February 29, 2012

Planning 2012

Late winter is a great time of year. Not only do I get to cozy up and enjoy the occasional snow day (having one of those today, actually), but I can use that time to dream and make plans for the garden to come. The days are getting noticeably longer, the trees have buds on them, and things are starting to grow again. The fall-planted garlic is about 4 inches tall, and we're still harvesting arugula, kale, leeks, and carrots (between snow storms, of course). As I sit watching the snow fall, I'm itching to get digging.

I love sorting through my seed box, taking inventory to see what I have and what I need to buy. It's a little different this year though, because Baxter, who made it his job to sit in the middle of anything that anyone was working on (board games, Playmobil and/or Lego set-ups, and especially seed orders), is no longer around to keep me company while I do my planning. He died of cancer last year when I was being whisked away (kidnapped) to Las Vegas.

I'm making it my priority this year to whittle the garden down to the things that we actually eat; no more trying a little bit of everything just because I've got lots of space and a strong compulsion to impulse buy when it comes to seeds. This year I'm going with things that I know do well in my garden. It was fun trying lots of different types of potatoes, but I'm going to stick with the ones that set and store well, and taste good. Kohlrabi would have been on the chopping block, because it was somewhat foreign to us, but we've discovered that we absolutely love it roasted, and it holds in the garden extremely well. Broad beans are getting the boot because they're space hogs, prone to aphids, and don't produce much (and I'm usually left scratching my head trying to figure out what to do with the ones I do get).

So, the plan is to focus on varieties that have a short growing season, or crank out the produce in an efficient manner (i.e, less space). That means no tomatoes that need longer than 70-75 days from transplanting, as well as short season peppers, corn, cabbage, eggplant, brussels sprouts, squash (short season and/or bush varieties), and melons. I'm hoping this will give me more bang for my gardening buck.

Before I was able to start feeling too sorry for myself for having to figure this all out on my own, Shadow stepped in and had a seat in the middle of my stack of seed packets.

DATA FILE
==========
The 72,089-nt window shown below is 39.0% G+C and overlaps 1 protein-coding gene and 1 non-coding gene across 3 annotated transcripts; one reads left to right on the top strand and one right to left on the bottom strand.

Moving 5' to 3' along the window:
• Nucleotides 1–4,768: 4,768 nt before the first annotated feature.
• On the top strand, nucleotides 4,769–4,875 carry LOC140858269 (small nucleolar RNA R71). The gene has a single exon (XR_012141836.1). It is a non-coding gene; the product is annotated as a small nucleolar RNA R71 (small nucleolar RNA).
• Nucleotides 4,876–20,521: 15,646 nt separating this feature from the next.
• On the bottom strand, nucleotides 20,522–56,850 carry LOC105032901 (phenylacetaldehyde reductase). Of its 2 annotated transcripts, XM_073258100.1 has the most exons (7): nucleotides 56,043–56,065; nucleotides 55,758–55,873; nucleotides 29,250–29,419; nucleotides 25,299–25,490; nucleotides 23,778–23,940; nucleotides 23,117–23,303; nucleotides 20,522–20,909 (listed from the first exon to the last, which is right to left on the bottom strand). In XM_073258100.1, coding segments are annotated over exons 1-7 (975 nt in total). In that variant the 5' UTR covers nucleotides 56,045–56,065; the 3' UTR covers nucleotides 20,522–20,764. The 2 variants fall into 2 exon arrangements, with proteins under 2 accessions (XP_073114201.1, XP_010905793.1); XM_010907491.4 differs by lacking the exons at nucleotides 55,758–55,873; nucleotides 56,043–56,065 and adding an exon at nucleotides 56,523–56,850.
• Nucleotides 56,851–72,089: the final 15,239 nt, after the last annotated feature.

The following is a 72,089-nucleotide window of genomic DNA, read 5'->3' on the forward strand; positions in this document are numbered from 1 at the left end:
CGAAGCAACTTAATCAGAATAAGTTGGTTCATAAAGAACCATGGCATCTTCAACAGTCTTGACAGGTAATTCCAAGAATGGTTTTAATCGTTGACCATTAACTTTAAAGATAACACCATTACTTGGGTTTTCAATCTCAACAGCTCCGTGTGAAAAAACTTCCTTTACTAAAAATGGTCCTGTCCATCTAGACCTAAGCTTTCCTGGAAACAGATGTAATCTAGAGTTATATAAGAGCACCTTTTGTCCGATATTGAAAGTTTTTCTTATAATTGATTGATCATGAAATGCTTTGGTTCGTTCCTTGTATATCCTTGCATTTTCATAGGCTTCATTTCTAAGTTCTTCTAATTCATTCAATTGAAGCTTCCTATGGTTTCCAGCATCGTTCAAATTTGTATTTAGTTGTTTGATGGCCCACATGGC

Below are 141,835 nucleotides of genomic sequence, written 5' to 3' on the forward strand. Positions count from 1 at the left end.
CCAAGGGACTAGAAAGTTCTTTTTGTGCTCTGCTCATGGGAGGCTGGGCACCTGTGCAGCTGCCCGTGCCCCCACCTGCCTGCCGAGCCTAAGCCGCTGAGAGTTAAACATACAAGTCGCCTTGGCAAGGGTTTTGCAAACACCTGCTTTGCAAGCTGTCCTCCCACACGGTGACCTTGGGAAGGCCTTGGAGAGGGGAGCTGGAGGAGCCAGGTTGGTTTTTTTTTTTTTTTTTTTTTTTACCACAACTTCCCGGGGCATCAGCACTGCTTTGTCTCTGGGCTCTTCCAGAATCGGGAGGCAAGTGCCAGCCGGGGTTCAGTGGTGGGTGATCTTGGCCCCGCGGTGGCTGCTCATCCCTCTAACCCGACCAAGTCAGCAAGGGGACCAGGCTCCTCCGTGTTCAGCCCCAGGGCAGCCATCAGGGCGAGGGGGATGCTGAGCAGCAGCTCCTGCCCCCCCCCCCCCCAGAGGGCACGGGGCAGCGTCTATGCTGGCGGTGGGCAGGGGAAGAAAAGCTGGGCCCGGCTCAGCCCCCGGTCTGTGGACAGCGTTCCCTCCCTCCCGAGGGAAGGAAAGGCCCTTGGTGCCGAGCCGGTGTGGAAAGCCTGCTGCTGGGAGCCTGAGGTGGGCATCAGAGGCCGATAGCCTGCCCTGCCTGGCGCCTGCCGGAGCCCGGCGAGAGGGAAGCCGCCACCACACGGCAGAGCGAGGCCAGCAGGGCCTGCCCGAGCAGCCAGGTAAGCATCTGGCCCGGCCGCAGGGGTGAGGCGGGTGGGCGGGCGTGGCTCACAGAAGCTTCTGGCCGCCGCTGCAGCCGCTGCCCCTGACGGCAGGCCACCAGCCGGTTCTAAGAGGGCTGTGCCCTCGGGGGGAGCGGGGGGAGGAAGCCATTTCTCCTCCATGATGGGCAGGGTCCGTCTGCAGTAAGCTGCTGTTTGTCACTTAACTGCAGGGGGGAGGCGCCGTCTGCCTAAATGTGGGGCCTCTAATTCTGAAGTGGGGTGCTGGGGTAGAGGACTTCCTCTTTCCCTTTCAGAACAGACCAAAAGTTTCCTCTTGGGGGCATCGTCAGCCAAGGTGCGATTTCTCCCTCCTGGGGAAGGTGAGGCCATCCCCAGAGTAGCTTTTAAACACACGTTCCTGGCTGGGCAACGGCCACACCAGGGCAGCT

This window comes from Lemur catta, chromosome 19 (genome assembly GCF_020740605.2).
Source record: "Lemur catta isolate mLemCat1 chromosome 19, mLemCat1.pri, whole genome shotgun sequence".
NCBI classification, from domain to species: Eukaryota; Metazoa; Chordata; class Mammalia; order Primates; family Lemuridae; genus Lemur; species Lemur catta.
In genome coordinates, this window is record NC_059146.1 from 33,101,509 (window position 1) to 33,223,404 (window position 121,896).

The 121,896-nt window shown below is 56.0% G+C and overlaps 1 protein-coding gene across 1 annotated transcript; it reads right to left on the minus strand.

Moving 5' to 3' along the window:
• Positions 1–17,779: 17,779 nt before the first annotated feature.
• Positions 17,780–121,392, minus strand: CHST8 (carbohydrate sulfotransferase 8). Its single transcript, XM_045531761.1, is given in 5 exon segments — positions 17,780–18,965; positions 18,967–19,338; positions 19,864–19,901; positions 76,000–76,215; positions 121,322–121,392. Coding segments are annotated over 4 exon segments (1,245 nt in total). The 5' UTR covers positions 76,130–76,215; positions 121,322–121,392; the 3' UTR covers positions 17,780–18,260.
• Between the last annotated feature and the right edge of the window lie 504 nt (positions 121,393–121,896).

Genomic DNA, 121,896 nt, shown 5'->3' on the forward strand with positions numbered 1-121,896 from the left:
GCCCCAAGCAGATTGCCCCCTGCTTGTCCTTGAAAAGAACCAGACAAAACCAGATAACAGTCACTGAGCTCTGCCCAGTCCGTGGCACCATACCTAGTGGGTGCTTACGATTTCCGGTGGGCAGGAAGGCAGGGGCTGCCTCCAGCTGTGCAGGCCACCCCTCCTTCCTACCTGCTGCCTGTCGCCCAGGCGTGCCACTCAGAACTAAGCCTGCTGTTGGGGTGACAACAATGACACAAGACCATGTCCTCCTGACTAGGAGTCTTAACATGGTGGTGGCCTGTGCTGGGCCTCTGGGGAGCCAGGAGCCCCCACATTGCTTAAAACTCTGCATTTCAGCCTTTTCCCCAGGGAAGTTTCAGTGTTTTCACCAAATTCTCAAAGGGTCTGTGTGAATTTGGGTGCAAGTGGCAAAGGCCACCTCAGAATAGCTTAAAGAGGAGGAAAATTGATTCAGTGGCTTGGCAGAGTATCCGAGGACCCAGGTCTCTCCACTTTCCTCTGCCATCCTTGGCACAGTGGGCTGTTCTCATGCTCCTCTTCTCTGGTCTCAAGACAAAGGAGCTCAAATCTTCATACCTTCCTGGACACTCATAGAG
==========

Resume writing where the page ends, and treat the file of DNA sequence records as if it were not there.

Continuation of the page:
Looks like I've got myself a new planning buddy.

February 23, 2012

Happy National Banana Bread Day!

Okay, to be honest, I had no idea that February 23rd was Banana Bread Day. I just coincidentally happened to be waiting for a batch to come out of the oven when I stumbled upon this happy bit of news online. But really, what a brilliant idea; who couldn't use a reason to celebrate in the depths of darkest winter, especially when what you're celebrating is a toasty warm bit of deliciousness that many of us grew up eating in one form or another.

This is the version that my kids have grown up eating, and it's still my favourite. Filled with blueberries and a hint of nutmeg, it's a nice break from tradition.

Since I've been making it for so long, I've tinkered with it a bit over the years. I topped this batch with a combination of brown sugar and quick oats (1/4 cup and 1/3 cup respectively), to give the loaf an extra bit of crunch and sweetness. (Another nice option is 1/4 cup of flour, 1/4 cup of brown sugar, 1 tablespoon of quick oats, and 2 tablespoons of butter rubbed together - this creates more of a crumble topping).

This recipe is also pretty forgiving. Sometimes I only have two cups of mashed banana instead of the three the original recipe calls for, but it's always delicious and moist, regardless. You can see that, nowadays, I do go to the trouble to toss the berries with the flour, and it does keep the berries from sinking to the bottom, despite my previous assertion to the contrary.

Okay, I'm off to raise a celebratory slice.

Tea time!

February 06, 2012

A Fowl Odour

Over the past month or so, we've noticed a funny smell (that's putting it nicely) coming from the crawl space adjacent to our basement stairs. My husband has torn it apart numerous times trying to figure out where it was coming from, but was never able to find the source. Yesterday we finally solved the mystery.

I was out doing some yard work when I noticed Hedwig, one of our Ameracaunas, squeeze herself under the front porch and not come out. A quick peek revealed her sitting happily on a secret nest.

Hubby chased her out and retrieved the eggs using a rake. Pee ewww!

There were almost 2 dozen rotten nasties under there. I guess the foul air was being sucked through the small spaces around the foundation and into the house. 

Not sure how I'm going to break her of this egg-hiding habit, I've already chased her out of several other locations. The eggs aren't all hers though, so I've obviously got a couple of rogue layers.

Ahhh, a smell only a dog could love...


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